1 And the Lord spoke to Moses, saying, 2 “Speak to Aaron and his sons and to all the people of Israel and say to them, This is the thing that the Lord has commanded. 3 If any one of the house of Israel kills an ox or a lamb or a goat in the camp, or kills it outside the camp, 4 and does not bring it to the entrance of the tent of meeting to offer it as a gift to the Lord in front of the tabernacle of the Lord, bloodguilt shall be imputed to that man. He has shed blood, and that man shall be cut off from among his people. 5 This is to the end that the people of Israel may bring their sacrifices that they sacrifice in the open field, that they may bring them to the Lord, to the priest at the entrance of the tent of meeting, and sacrifice them as sacrifices of peace offerings to the Lord. 6 And the priest shall throw the blood on the altar of the Lord at the entrance of the tent of meeting and burn the fat for a pleasing aroma to the Lord. 7 So they shall no more sacrifice their sacrifices to goat demons, after whom they whore. This shall be a statute forever for them throughout their generations.
8 “And you shall say to them, Any one of the house of Israel, or of the strangers who sojourn among them, who offers a burnt offering or sacrifice 9 and does not bring it to the entrance of the tent of meeting to offer it to the Lord, that man shall be cut off from his people.” – Leviticus 17:1-9 ESV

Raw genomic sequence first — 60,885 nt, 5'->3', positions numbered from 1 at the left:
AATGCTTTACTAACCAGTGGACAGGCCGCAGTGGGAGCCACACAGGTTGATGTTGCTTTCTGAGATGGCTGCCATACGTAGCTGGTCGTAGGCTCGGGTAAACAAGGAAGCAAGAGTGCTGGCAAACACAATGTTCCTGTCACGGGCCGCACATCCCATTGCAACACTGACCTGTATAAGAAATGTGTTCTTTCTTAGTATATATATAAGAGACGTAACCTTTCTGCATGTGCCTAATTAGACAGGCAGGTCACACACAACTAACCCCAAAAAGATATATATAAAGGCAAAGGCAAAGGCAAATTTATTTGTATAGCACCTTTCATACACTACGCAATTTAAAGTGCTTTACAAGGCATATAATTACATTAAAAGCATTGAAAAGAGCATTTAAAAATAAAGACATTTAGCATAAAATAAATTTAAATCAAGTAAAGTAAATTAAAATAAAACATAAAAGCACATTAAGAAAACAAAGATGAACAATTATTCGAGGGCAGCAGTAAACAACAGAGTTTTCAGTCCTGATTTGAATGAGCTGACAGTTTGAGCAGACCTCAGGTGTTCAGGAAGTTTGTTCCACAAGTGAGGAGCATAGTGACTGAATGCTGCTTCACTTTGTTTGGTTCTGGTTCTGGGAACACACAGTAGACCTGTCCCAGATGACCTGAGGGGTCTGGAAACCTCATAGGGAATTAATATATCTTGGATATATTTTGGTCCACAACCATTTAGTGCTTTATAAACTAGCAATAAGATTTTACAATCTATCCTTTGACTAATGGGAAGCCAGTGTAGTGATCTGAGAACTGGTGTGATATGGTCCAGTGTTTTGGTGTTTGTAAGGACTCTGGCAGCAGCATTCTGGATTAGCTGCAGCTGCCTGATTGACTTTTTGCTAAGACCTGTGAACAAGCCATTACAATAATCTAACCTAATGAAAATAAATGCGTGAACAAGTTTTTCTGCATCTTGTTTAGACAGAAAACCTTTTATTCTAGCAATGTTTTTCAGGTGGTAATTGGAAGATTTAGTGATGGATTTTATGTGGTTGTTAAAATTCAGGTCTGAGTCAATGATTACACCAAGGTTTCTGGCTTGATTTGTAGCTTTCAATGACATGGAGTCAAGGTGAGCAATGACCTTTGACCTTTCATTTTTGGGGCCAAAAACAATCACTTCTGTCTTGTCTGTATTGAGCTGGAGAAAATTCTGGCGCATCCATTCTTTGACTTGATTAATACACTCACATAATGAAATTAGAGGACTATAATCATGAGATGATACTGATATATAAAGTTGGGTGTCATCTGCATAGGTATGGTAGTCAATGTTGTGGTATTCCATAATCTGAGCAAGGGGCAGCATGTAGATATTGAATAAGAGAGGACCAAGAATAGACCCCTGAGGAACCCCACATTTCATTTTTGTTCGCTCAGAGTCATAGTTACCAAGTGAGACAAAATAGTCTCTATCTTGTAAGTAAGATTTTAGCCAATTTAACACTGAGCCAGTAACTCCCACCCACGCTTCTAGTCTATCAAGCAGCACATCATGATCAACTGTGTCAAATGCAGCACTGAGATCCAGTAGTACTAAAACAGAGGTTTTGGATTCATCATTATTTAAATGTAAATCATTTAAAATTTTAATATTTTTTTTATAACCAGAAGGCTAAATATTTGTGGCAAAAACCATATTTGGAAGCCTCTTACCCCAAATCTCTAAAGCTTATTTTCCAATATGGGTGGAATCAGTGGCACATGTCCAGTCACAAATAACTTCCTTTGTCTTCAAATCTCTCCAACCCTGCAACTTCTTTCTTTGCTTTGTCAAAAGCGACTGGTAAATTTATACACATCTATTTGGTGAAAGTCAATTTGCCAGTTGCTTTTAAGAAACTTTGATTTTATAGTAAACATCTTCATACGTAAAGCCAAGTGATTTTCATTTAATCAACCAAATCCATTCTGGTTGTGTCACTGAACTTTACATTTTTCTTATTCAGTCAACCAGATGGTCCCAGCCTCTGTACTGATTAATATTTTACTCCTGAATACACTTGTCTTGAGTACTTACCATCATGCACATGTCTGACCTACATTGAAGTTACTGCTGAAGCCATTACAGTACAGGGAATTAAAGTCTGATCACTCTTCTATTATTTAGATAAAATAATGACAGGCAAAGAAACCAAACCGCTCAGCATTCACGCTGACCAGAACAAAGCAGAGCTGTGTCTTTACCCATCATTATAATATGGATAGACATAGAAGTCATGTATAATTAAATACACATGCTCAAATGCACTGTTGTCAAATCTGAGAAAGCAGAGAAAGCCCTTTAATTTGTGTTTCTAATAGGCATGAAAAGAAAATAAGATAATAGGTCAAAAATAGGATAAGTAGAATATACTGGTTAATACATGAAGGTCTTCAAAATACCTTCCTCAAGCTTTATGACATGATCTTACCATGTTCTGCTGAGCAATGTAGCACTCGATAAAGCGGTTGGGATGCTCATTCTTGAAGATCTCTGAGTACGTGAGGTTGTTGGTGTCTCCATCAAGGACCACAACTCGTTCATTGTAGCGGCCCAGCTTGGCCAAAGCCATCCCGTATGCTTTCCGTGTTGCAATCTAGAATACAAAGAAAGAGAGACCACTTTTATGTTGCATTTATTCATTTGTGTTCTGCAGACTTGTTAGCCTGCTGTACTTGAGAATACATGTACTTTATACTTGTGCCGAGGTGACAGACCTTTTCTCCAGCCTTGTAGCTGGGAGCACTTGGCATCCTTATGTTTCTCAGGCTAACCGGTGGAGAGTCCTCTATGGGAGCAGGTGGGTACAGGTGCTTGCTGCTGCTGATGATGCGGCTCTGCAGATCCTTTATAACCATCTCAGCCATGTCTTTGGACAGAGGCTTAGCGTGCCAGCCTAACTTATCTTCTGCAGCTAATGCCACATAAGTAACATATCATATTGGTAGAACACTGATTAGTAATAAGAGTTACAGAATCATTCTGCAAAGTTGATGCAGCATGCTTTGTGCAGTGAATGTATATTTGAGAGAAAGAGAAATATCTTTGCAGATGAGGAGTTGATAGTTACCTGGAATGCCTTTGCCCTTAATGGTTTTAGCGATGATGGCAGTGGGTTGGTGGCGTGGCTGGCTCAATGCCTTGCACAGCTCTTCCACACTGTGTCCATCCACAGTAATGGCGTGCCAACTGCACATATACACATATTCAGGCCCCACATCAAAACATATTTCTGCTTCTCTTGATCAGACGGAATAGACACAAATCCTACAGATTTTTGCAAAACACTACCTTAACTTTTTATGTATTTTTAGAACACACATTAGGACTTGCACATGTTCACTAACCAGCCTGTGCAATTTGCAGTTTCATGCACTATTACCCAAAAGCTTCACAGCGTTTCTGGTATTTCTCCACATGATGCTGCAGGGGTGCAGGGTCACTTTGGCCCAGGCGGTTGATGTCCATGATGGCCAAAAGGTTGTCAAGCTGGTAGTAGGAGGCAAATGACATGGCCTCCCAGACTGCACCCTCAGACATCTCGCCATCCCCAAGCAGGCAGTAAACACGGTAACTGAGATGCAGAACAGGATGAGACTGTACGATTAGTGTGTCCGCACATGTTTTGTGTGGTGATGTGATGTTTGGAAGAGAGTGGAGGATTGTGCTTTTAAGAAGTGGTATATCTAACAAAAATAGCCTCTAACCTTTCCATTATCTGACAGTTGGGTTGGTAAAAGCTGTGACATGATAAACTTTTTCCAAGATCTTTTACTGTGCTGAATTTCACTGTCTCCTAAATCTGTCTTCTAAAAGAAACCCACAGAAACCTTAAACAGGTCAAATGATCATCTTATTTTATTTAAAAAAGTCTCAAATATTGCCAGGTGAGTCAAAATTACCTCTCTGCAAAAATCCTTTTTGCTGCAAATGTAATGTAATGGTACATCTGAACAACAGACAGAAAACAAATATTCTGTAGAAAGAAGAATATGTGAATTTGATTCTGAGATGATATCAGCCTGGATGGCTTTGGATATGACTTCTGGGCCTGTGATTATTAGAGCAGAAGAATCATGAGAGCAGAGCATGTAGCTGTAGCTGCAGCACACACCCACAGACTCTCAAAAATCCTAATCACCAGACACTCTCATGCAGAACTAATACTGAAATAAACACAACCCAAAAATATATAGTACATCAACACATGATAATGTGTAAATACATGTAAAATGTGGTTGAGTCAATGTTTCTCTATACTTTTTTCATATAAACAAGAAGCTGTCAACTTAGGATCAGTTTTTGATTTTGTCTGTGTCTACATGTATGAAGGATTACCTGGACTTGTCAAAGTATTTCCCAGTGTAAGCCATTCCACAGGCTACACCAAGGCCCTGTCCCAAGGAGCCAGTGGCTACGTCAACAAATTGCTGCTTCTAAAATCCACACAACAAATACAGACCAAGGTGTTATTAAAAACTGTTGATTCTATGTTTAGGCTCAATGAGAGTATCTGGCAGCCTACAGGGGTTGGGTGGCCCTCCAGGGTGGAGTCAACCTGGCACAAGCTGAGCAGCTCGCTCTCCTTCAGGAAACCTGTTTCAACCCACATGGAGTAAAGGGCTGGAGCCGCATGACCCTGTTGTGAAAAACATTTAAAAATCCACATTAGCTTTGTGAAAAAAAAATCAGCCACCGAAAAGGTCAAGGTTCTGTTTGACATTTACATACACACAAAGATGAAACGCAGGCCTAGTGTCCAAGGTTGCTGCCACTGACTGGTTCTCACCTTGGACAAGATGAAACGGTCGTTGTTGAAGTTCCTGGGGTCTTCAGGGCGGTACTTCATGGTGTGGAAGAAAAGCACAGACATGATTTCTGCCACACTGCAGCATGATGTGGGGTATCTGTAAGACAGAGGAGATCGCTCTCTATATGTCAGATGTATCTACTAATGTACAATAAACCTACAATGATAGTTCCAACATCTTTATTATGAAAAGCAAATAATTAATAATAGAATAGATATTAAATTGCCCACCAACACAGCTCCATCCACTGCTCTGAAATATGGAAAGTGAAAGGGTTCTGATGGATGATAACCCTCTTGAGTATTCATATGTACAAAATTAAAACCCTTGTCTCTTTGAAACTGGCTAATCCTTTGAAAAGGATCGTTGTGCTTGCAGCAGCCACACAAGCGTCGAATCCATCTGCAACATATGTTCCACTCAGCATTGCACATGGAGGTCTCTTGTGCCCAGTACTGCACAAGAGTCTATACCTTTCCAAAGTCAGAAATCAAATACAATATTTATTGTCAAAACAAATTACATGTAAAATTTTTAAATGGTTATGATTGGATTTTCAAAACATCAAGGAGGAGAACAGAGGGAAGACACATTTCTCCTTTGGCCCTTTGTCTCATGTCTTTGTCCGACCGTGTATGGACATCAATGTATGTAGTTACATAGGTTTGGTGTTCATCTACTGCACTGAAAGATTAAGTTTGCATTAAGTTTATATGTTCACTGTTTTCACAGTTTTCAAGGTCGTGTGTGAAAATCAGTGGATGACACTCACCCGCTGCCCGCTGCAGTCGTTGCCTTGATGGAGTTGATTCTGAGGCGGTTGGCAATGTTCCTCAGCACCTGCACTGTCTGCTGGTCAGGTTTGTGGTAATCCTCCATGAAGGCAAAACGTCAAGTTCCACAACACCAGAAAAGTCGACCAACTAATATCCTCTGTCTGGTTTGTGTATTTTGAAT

Leviticus 17-26 contains what has come to be known as The Holiness Code. Many scholars believe it was added to the Leviticus corpus much later, perhaps during Judah’s exile in Babylon. It appears to be a summary section that seems somewhat of place, containing language and style inconsistent with the rest of the book. Some believe these chapters include portions written by other authors that were later compiled, edited, and then placed within the book of Leviticus. But the evidence for these conclusions, while compelling, is far from convincing. There is no ironclad proof that these chapters were not penned by Moses. While they differ in style, they carry the same theme that has permeated the rest of the book, the theme of holiness.
These chapters stand out, not only because of their stylistic differences but also because their emphasis shifts from the priestly class to the average Israelite. God was calling all His people to a life of holiness – in every area of their lives. For the last few chapters, the focus has been on the Tabernacle and the sacrificial system associated with it. Chapter 16 dealt with the singular Day of Atonement, a once-a-year sacred event that took place within the context of the Tabernacle and was presided over by Aaron and his sons.